Confidante: Beautiful Branded Hotels

The SiamHotel Marques de RiscalNew York, New York—Reported by Mary Gostelow for Elite Traveler, the private jet lifestyle magazine

Winery owners who name hotels after their vintage labels are few and far between. The Frank Gehry-designed Hotel Marques de Riscal in the heart of Rioja is one example, and Bernard Arnault’s Cheval Blanc in Courchevel, France is another. When will we see a Grange Hermitage or Opus One hotel? Come to think of it, how about The Macallan as a hotel brand?

The Macallan has already cleverly infiltrated luxury hospitality with the 10 Pound bar at Montage Beverly Hills. The hotel’s general manager, Hermann Elger, had a chat with Macallan brand ambassador Eden Algie, and the result, named for the Scottish £10 note that features The Macallan distillery’s copper stills, is wildly successful, thanks in part to habitués like Brad Pitt and Angelina Jolie. The greatest accolade, however, is the title of 2012 best bar worldwide from travel agent consortium Virtuoso.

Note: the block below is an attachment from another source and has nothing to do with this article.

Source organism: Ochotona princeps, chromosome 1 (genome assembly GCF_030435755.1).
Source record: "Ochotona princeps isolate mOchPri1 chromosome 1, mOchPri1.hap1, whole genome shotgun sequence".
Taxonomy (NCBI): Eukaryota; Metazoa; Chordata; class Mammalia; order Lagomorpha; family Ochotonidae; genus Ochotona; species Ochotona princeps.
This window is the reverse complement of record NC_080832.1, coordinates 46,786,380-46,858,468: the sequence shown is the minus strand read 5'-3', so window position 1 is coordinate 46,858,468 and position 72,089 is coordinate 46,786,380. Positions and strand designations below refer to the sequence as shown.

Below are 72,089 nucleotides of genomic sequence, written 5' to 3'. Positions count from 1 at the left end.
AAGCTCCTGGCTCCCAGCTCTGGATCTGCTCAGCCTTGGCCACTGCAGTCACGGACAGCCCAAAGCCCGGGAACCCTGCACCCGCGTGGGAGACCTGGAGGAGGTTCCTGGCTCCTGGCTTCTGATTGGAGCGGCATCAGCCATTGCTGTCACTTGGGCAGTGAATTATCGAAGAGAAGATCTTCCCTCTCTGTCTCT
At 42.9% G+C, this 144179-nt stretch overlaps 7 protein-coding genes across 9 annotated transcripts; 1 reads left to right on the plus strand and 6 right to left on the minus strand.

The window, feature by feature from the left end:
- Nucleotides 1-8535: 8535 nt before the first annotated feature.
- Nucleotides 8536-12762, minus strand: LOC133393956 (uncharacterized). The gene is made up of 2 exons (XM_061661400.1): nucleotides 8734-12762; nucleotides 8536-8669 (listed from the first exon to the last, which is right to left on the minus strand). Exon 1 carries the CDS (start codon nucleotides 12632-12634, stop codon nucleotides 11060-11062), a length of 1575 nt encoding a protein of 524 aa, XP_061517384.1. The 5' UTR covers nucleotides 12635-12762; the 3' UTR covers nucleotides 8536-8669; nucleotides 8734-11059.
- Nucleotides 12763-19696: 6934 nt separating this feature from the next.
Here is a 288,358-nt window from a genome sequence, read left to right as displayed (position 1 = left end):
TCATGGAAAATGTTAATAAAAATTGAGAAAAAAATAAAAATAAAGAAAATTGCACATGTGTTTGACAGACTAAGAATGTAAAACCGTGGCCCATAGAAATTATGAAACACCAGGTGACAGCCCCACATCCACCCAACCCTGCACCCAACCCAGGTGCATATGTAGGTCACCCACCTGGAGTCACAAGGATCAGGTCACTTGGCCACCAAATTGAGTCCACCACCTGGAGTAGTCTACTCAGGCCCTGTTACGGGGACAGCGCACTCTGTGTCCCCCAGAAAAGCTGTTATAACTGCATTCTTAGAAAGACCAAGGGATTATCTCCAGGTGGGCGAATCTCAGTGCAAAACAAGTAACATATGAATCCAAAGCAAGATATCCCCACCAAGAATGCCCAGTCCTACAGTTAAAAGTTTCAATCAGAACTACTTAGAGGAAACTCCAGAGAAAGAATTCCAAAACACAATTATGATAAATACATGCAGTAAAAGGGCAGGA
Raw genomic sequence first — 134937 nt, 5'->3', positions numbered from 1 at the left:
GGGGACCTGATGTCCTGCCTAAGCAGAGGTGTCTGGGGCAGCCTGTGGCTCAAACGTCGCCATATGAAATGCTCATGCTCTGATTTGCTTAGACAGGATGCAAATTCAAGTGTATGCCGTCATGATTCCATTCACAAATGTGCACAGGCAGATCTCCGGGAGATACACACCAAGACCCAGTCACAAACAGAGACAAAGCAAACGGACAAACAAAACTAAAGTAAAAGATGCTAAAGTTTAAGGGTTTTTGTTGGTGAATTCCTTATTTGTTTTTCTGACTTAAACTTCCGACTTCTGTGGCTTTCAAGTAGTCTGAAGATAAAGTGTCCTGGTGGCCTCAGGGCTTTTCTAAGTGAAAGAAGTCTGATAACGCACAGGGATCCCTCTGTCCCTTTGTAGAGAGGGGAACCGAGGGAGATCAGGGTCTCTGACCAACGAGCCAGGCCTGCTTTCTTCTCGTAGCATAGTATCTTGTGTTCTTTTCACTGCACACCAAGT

Awards will surely flood in for The Siam, Bangkok’s newest hotel, which opened on June 11. It was the idea of Krissada Sukosol Clapp, an American-Thai citizen, actor, indie-rock band lead vocalist and winner of MTV Asia’s favorite Thai artist award. Deemed the family’s creative director, Kriss was tasked with transforming a family plot on Bangkok’s Chao Praya river.

The Sukosols’ mass-market hotels in Pattaya have financed Kriss’s creation of the 39-key Siam. His friend Bill Bensley has devised a black and white palette, with acres of shiny marble and dark teak, offset by the bright green of, say, real palms in the ornamental pool that nearly fills the ground floor of a three-floor open atrium based on the Musée d’Orsay in Paris. A two-floor mirrored wall along one side of the restaurant reflects the terracotta roofs of four ancient Thai houses, one of which is the top suite, named Connie’s Cottage for one-time owner Connie Mangskau, a secret agent and confidante of Jim Thompson.

The Siam has one of the few hotel boxing rings available to guests. Another ring, popular with
Russian oligarchs, is in the mammoth subterranean gym of the Radisson Royal Hotel in Moscow, a transformation of the Stalin-era Ukrainian “wedding cake” building. For sheer sublimity, book the hotel’s restaurant-for-two. Your lady is blindfolded with satin and led up winding stairs where you await her in an aerie filled with flowers, real butterflies, a violinist and champagne.